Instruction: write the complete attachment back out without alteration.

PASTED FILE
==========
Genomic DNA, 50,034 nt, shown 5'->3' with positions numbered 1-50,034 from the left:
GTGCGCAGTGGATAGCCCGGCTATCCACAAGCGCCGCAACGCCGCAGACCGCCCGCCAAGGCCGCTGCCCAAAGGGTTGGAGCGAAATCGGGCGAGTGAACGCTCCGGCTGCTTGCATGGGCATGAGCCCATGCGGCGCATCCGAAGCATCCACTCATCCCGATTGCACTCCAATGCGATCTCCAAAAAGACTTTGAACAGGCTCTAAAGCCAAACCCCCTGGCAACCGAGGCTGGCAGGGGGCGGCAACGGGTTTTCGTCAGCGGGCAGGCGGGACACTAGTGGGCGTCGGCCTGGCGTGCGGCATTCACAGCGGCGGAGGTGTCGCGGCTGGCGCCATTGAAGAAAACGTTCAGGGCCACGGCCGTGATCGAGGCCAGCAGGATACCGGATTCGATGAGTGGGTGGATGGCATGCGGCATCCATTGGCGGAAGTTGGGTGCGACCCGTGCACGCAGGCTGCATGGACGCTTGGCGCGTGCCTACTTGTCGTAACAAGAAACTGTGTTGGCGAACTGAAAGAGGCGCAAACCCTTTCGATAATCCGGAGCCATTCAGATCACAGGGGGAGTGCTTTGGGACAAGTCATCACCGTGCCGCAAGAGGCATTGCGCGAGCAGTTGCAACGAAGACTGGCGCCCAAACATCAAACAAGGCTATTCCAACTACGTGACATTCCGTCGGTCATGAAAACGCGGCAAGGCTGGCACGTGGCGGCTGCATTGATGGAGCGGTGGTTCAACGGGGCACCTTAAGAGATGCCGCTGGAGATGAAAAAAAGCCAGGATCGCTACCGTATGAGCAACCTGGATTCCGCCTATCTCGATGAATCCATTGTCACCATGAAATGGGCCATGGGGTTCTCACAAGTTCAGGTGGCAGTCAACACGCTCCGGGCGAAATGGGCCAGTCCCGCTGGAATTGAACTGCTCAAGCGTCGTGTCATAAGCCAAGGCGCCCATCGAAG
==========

Genomic DNA, 50,034 nt, shown 5'->3' with positions numbered 1-50,034 from the left:
GTGCGCAGTGGATAGCCCGGCTATCCACAAGCGCCGCAACGCCGCAGACCGCCCGCCAAGGCCGCTGCCCAAAGGGTTGGAGCGAAATCGGGCGAGTGAACGCTCCGGCTGCTTGCATGGGCATGAGCCCATGCGGCGCATCCGAAGCATCCACTCATCCCGATTGCACTCCAATGCGATCTCCAAAAAGACTTTGAACAGGCTCTAAAGCCAAACCCCCTGGCAACCGAGGCTGGCAGGGGGCGGCAACGGGTTTTCGTCAGCGGGCAGGCGGGACACTAGTGGGCGTCGGCCTGGCGTGCGGCATTCACAGCGGCGGAGGTGTCGCGGCTGGCGCCATTGAAGAAAACGTTCAGGGCCACGGCCGTGATCGAGGCCAGCAGGATACCGGATTCGATGAGTGGGTGGATGGCATGCGGCATCCATTGGCGGAAGTTGGGTGCGACCCGTGCACGCAGGCTGCATGGACGCTTGGCGCGTGCCTACTTGTCGTAACAAGAAACTGTGTTGGCGAACTGAAAGAGGCGCAAACCCTTTCGATAATCCGGAGCCATTCAGATCACAGGGGGAGTGCTTTGGGACAAGTCATCACCGTGCCGCAAGAGGCATTGCGCGAGCAGTTGCAACGAAGACTGGCGCCCAAACATCAAACAAGGCTATTCCAACTACGTGACATTCCGTCGGTCATGAAAACGCGGCAAGGCTGGCACGTGGCGGCTGCATTGATGGAGCGGTGGTTCAACGGGGCACCTTAAGAGATGCCGCTGGAGATGAAAAAAAGCCAGGATCGCTACCGTATGAGCAACCTGGATTCCGCCTATCTCGATGAATCCATTGTCACCATGAAATGGGCCATGGGGTTCTCACAAGTTCAGGTGGCAGTCAACACGCTCCGGGCGAAATGGGCCAGTCCCGCTGGAATTGAACTGCTCAAGCGTCGTGTCATAAGCCAAGGCGCCCATCGAAG